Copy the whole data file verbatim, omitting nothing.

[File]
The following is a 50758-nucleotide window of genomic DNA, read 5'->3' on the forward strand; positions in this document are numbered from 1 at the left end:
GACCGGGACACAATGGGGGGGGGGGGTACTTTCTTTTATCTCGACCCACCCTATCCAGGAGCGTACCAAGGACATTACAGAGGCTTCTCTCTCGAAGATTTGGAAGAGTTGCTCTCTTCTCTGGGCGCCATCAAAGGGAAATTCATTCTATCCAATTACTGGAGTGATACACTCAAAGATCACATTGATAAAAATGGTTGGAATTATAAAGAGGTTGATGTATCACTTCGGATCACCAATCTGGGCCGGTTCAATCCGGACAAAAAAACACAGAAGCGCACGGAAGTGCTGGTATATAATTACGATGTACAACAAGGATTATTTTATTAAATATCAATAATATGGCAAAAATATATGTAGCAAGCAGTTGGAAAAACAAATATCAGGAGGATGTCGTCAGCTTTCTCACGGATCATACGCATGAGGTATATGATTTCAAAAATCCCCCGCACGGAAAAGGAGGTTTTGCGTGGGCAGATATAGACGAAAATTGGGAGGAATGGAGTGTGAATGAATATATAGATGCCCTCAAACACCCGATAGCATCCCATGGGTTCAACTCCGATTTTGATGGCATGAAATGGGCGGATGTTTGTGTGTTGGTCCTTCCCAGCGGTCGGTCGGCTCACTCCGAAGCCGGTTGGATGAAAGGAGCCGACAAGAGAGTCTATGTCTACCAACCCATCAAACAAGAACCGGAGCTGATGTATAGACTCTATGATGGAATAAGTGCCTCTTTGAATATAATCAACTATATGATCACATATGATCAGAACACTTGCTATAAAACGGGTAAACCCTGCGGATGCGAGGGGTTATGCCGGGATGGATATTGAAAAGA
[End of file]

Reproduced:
The following is a 50758-nucleotide window of genomic DNA, read 5'->3' on the forward strand; positions in this document are numbered from 1 at the left end:
GACCGGGACACAATGGGGGGGGGGGGTACTTTCTTTTATCTCGACCCACCCTATCCAGGAGCGTACCAAGGACATTACAGAGGCTTCTCTCTCGAAGATTTGGAAGAGTTGCTCTCTTCTCTGGGCGCCATCAAAGGGAAATTCATTCTATCCAATTACTGGAGTGATACACTCAAAGATCACATTGATAAAAATGGTTGGAATTATAAAGAGGTTGATGTATCACTTCGGATCACCAATCTGGGCCGGTTCAATCCGGACAAAAAAACACAGAAGCGCACGGAAGTGCTGGTATATAATTACGATGTACAACAAGGATTATTTTATTAAATATCAATAATATGGCAAAAATATATGTAGCAAGCAGTTGGAAAAACAAATATCAGGAGGATGTCGTCAGCTTTCTCACGGATCATACGCATGAGGTATATGATTTCAAAAATCCCCCGCACGGAAAAGGAGGTTTTGCGTGGGCAGATATAGACGAAAATTGGGAGGAATGGAGTGTGAATGAATATATAGATGCCCTCAAACACCCGATAGCATCCCATGGGTTCAACTCCGATTTTGATGGCATGAAATGGGCGGATGTTTGTGTGTTGGTCCTTCCCAGCGGTCGGTCGGCTCACTCCGAAGCCGGTTGGATGAAAGGAGCCGACAAGAGAGTCTATGTCTACCAACCCATCAAACAAGAACCGGAGCTGATGTATAGACTCTATGATGGAATAAGTGCCTCTTTGAATATAATCAACTATATGATCACATATGATCAGAACACTTGCTATAAAACGGGTAAACCCTGCGGATGCGAGGGGTTATGCCGGGATGGATATTGAAAAGA